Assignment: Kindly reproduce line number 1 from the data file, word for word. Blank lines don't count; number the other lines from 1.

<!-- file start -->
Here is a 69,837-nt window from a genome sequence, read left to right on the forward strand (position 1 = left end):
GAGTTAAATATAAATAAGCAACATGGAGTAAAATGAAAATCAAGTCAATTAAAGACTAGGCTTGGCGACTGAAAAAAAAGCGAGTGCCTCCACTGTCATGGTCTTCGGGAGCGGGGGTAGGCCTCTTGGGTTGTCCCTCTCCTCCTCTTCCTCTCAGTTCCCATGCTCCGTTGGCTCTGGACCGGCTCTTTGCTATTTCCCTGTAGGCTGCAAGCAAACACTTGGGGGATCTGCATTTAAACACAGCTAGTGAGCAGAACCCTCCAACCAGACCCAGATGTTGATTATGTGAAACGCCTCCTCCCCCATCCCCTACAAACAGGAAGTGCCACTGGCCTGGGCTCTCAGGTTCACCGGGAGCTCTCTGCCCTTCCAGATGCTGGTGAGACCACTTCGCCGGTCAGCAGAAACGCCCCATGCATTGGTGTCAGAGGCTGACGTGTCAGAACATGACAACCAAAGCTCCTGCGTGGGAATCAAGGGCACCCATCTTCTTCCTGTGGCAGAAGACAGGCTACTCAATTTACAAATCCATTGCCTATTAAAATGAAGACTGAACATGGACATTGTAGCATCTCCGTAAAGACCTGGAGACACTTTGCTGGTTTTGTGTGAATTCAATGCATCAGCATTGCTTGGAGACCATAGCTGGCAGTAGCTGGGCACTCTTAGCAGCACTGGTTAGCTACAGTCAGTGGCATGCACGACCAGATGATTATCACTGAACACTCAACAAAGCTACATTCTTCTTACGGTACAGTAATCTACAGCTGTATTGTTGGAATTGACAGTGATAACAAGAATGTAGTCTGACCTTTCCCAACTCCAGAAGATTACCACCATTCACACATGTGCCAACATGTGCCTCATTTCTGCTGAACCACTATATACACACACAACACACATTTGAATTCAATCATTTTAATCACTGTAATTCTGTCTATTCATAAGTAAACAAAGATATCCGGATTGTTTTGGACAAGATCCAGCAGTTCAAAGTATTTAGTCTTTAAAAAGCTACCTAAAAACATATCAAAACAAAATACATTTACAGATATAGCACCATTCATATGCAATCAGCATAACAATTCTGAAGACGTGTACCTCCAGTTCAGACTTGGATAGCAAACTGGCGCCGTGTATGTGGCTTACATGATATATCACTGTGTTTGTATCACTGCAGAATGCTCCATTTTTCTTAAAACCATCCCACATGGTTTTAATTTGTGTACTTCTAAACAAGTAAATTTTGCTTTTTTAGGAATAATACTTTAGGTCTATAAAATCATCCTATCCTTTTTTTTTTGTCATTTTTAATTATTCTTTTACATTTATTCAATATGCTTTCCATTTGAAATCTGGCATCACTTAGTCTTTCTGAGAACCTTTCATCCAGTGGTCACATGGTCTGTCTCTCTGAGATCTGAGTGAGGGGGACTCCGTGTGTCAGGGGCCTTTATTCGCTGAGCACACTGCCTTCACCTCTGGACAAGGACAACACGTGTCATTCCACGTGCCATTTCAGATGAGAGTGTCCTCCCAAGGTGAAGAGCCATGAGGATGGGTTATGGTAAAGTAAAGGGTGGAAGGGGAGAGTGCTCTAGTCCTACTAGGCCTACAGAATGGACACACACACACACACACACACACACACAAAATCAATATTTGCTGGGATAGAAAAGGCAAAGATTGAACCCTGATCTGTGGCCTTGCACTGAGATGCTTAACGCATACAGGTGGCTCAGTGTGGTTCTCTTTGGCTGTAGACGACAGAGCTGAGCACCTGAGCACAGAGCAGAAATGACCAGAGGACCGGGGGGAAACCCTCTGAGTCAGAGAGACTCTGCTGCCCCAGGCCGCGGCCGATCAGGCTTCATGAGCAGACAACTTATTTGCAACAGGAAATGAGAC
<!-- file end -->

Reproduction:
Here is a 69,837-nt window from a genome sequence, read left to right on the forward strand (position 1 = left end):